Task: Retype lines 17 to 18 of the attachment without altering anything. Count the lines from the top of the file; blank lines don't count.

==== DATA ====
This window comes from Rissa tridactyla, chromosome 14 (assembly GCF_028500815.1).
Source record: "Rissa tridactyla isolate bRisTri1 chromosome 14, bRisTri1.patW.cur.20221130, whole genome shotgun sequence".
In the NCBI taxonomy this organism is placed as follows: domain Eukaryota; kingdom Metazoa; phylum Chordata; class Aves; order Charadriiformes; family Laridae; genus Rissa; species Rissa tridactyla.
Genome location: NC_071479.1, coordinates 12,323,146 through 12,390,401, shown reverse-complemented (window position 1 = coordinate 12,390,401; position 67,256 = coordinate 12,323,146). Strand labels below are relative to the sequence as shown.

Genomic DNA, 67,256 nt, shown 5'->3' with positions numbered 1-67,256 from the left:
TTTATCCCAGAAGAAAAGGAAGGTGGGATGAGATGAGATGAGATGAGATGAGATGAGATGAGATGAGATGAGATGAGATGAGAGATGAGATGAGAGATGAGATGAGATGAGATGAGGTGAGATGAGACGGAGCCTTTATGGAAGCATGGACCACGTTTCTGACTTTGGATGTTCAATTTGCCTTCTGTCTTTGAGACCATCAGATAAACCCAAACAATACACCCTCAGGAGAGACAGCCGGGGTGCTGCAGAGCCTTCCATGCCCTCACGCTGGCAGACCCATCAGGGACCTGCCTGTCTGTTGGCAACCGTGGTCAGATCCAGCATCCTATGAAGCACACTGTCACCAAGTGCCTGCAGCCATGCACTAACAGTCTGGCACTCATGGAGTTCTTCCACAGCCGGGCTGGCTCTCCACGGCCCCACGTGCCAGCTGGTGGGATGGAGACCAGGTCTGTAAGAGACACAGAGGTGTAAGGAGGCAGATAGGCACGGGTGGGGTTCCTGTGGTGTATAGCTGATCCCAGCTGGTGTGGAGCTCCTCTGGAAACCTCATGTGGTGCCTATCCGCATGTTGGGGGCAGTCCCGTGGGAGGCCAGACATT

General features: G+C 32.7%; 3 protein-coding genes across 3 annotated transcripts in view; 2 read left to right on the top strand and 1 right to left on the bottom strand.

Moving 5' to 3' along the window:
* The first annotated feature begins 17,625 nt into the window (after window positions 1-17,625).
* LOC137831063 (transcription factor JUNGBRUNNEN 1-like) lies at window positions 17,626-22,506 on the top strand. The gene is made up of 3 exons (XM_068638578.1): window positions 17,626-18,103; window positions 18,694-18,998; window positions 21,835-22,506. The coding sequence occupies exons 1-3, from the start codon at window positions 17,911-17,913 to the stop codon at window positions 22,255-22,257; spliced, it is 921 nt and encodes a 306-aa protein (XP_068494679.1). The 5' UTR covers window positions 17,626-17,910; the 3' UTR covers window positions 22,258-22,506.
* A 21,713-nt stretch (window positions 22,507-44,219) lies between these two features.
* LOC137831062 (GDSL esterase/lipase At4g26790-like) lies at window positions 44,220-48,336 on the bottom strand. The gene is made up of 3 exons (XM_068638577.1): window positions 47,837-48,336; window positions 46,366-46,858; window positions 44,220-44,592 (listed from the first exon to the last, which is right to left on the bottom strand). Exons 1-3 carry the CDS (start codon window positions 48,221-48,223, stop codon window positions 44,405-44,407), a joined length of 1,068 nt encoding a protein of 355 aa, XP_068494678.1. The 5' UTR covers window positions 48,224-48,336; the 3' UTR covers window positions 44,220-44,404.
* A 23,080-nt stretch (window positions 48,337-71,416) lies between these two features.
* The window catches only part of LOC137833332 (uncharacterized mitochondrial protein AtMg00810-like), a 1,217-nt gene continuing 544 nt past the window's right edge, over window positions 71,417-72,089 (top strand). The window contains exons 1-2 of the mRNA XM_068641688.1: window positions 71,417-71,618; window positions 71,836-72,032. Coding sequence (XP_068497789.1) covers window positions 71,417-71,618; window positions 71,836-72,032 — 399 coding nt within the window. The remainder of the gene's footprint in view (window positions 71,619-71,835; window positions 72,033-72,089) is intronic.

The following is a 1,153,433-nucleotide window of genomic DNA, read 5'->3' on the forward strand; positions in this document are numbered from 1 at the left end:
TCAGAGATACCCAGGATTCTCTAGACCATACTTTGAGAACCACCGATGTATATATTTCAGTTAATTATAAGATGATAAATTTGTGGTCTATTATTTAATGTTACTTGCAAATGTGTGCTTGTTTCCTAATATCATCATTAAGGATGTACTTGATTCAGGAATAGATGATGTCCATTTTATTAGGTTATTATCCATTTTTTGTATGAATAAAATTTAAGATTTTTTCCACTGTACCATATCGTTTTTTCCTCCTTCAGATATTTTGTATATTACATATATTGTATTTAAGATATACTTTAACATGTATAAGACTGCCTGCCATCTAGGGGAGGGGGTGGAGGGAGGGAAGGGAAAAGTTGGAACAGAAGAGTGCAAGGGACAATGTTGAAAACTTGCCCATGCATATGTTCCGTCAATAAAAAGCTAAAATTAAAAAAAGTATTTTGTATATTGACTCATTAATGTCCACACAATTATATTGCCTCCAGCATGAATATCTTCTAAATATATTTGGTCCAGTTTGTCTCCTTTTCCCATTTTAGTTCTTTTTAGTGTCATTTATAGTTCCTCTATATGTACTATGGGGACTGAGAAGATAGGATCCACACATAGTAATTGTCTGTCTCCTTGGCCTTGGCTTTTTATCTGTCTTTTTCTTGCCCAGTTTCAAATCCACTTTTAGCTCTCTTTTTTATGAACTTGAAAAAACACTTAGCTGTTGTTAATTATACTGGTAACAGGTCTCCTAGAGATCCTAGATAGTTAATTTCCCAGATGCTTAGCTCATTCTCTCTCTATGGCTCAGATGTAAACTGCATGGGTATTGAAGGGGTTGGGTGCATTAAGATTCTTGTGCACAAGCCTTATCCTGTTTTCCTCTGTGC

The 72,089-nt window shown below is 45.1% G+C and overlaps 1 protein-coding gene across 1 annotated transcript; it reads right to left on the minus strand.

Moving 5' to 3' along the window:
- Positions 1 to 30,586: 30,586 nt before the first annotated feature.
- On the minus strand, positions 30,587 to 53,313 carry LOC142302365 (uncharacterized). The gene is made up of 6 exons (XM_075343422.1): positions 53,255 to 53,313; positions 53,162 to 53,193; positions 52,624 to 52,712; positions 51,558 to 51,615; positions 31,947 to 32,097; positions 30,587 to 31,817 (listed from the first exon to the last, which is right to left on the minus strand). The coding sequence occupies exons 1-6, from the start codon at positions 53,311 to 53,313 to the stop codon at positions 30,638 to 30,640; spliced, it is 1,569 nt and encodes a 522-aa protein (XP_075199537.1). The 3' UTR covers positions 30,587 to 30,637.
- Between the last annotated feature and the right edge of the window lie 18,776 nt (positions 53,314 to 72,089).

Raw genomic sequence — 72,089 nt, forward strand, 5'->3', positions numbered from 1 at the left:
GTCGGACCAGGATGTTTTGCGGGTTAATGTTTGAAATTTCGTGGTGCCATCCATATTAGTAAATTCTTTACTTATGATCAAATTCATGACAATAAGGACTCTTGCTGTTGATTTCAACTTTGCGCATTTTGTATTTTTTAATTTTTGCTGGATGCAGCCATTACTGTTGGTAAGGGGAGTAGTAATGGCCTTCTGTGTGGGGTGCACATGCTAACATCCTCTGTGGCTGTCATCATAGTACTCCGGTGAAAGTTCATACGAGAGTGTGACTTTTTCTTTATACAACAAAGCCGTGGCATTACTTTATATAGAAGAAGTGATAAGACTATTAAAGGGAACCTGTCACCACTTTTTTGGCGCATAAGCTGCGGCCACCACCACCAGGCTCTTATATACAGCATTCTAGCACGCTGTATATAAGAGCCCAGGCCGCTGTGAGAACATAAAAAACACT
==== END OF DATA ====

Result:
The 72,089-nt window shown below is 45.1% G+C and overlaps 1 protein-coding gene across 1 annotated transcript; it reads right to left on the minus strand.

Moving 5' to 3' along the window: